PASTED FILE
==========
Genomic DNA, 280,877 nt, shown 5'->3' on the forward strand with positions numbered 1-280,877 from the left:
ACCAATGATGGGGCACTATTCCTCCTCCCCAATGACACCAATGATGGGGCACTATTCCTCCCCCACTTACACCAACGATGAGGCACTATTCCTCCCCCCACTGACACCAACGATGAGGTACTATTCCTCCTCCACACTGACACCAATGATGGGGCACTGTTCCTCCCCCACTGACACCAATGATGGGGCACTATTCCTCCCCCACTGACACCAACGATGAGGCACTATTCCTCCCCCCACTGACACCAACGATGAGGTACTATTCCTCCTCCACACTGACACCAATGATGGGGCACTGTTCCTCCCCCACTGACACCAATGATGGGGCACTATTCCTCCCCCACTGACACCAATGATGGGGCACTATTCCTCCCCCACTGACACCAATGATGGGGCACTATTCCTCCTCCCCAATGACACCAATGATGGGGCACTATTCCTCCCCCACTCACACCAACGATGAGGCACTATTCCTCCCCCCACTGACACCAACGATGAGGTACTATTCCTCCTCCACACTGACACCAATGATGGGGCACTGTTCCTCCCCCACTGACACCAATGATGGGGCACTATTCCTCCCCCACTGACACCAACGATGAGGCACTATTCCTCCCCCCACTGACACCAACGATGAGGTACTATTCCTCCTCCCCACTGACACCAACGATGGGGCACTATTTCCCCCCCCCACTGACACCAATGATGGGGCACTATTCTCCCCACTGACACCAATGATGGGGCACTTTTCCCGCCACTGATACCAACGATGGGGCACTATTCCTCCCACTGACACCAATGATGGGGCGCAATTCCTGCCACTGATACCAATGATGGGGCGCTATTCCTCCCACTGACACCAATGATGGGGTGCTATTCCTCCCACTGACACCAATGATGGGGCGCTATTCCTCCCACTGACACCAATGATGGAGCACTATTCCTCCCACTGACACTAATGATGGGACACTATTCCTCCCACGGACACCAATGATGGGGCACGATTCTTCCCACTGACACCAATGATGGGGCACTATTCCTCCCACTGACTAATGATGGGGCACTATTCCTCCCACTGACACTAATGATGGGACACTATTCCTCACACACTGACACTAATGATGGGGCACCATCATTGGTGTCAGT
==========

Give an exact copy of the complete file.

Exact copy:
Genomic DNA, 280,877 nt, shown 5'->3' on the forward strand with positions numbered 1-280,877 from the left:
ACCAATGATGGGGCACTATTCCTCCTCCCCAATGACACCAATGATGGGGCACTATTCCTCCCCCACTTACACCAACGATGAGGCACTATTCCTCCCCCCACTGACACCAACGATGAGGTACTATTCCTCCTCCACACTGACACCAATGATGGGGCACTGTTCCTCCCCCACTGACACCAATGATGGGGCACTATTCCTCCCCCACTGACACCAACGATGAGGCACTATTCCTCCCCCCACTGACACCAACGATGAGGTACTATTCCTCCTCCACACTGACACCAATGATGGGGCACTGTTCCTCCCCCACTGACACCAATGATGGGGCACTATTCCTCCCCCACTGACACCAATGATGGGGCACTATTCCTCCCCCACTGACACCAATGATGGGGCACTATTCCTCCTCCCCAATGACACCAATGATGGGGCACTATTCCTCCCCCACTCACACCAACGATGAGGCACTATTCCTCCCCCCACTGACACCAACGATGAGGTACTATTCCTCCTCCACACTGACACCAATGATGGGGCACTGTTCCTCCCCCACTGACACCAATGATGGGGCACTATTCCTCCCCCACTGACACCAACGATGAGGCACTATTCCTCCCCCCACTGACACCAACGATGAGGTACTATTCCTCCTCCCCACTGACACCAACGATGGGGCACTATTTCCCCCCCCCACTGACACCAATGATGGGGCACTATTCTCCCCACTGACACCAATGATGGGGCACTTTTCCCGCCACTGATACCAACGATGGGGCACTATTCCTCCCACTGACACCAATGATGGGGCGCAATTCCTGCCACTGATACCAATGATGGGGCGCTATTCCTCCCACTGACACCAATGATGGGGTGCTATTCCTCCCACTGACACCAATGATGGGGCGCTATTCCTCCCACTGACACCAATGATGGAGCACTATTCCTCCCACTGACACTAATGATGGGACACTATTCCTCCCACGGACACCAATGATGGGGCACGATTCTTCCCACTGACACCAATGATGGGGCACTATTCCTCCCACTGACTAATGATGGGGCACTATTCCTCCCACTGACACTAATGATGGGACACTATTCCTCACACACTGACACTAATGATGGGGCACCATCATTGGTGTCAGT